- Encourages the EC to continue developing the strategic foresight agenda, and calls for increased involvement in the process from the very beginning. Greater involvement for the EESC, as the voice of the social partners and organised civil society, would enhance the EU's analysis and foresight capacities and help to pinpoint trends and possible solutions.
- Calls the strategic foresight agenda, and the EC's action, to gear towards a new development model that takes due account of economic, environmental and social sustainability.
- Calls to take into account following strategic policy areas in upcoming foresight exercises:
- The supply systems and the resilience of Europe's agri-food sector.
- A strong, cohesive, and innovative European industrial system that is capable of generating quality jobs.
- The need for strategic energy autonomy and to support businesses and workers following on from what was done during the pandemic crisis.
- Set out a clearer picture of the risks and analyse the scenarios in the event that the desired objectives are not met, especially on the availability of raw materials, rare earth metals, water resources and possible related issues.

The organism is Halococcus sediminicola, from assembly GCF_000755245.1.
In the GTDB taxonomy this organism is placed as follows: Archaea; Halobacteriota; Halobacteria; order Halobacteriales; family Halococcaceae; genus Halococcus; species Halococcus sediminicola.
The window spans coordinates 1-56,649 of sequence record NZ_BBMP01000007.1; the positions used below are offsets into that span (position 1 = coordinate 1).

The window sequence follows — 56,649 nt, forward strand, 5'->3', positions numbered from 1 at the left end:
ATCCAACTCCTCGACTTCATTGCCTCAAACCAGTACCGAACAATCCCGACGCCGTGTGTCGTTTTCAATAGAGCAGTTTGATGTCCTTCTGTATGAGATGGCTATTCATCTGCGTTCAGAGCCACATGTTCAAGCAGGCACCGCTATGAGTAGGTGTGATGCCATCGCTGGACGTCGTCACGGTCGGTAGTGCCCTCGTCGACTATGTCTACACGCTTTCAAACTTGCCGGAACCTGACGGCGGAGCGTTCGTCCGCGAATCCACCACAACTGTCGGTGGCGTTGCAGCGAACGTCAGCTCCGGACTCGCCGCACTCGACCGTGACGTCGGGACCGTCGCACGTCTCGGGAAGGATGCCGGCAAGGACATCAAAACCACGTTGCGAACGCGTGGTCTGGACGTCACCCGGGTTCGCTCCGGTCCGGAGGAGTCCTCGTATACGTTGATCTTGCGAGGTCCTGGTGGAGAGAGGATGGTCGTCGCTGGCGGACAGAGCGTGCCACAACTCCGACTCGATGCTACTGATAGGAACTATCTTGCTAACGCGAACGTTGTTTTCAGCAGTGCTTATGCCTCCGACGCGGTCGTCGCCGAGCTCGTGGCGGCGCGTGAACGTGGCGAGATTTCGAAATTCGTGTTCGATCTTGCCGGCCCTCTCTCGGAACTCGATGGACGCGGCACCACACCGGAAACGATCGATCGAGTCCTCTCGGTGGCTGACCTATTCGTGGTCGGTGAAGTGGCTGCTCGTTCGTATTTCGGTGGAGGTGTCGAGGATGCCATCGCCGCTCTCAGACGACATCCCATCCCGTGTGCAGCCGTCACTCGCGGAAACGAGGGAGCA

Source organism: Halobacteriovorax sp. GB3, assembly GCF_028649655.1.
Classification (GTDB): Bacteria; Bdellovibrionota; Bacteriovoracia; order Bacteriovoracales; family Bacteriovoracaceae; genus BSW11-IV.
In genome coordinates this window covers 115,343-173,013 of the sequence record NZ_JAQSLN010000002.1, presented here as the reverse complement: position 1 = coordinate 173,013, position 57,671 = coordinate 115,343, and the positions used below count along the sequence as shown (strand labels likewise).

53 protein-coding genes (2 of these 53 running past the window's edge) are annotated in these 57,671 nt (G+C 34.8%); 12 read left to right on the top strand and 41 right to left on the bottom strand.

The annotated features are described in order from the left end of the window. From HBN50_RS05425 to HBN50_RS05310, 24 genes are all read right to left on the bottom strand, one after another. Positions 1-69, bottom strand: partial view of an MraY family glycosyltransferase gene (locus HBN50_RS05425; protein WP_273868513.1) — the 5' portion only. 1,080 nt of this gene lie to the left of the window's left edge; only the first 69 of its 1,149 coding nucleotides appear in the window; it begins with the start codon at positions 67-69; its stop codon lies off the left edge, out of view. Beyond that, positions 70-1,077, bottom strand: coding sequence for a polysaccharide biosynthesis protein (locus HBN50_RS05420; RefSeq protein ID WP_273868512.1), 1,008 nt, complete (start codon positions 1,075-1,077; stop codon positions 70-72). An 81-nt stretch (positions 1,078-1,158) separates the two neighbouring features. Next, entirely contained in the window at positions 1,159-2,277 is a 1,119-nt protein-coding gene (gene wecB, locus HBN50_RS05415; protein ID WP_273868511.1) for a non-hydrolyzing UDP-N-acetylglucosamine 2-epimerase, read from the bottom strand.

- Acknowledges that the Russia's military aggression against Ukraine, the energy crisis and the new economic and geopolitical reality will have an impact on the path towards the twin transitions.
- Welcomes the increased references to the social dimension and, as previously stated in its 2021 opinion, calls to develop forecasting tools relating to the impact of the transitions on social security systems, and propose measures to mitigate the social effects of the twin transitions.
- Believes that the EU needs to stand by its values and to continue working together with third countries, strengthening the common external policy, looking for common solutions and ensuring that our cooperation and trade are beneficial to the economic and social rights of the peoples of those countries, in view of long-term sustainability.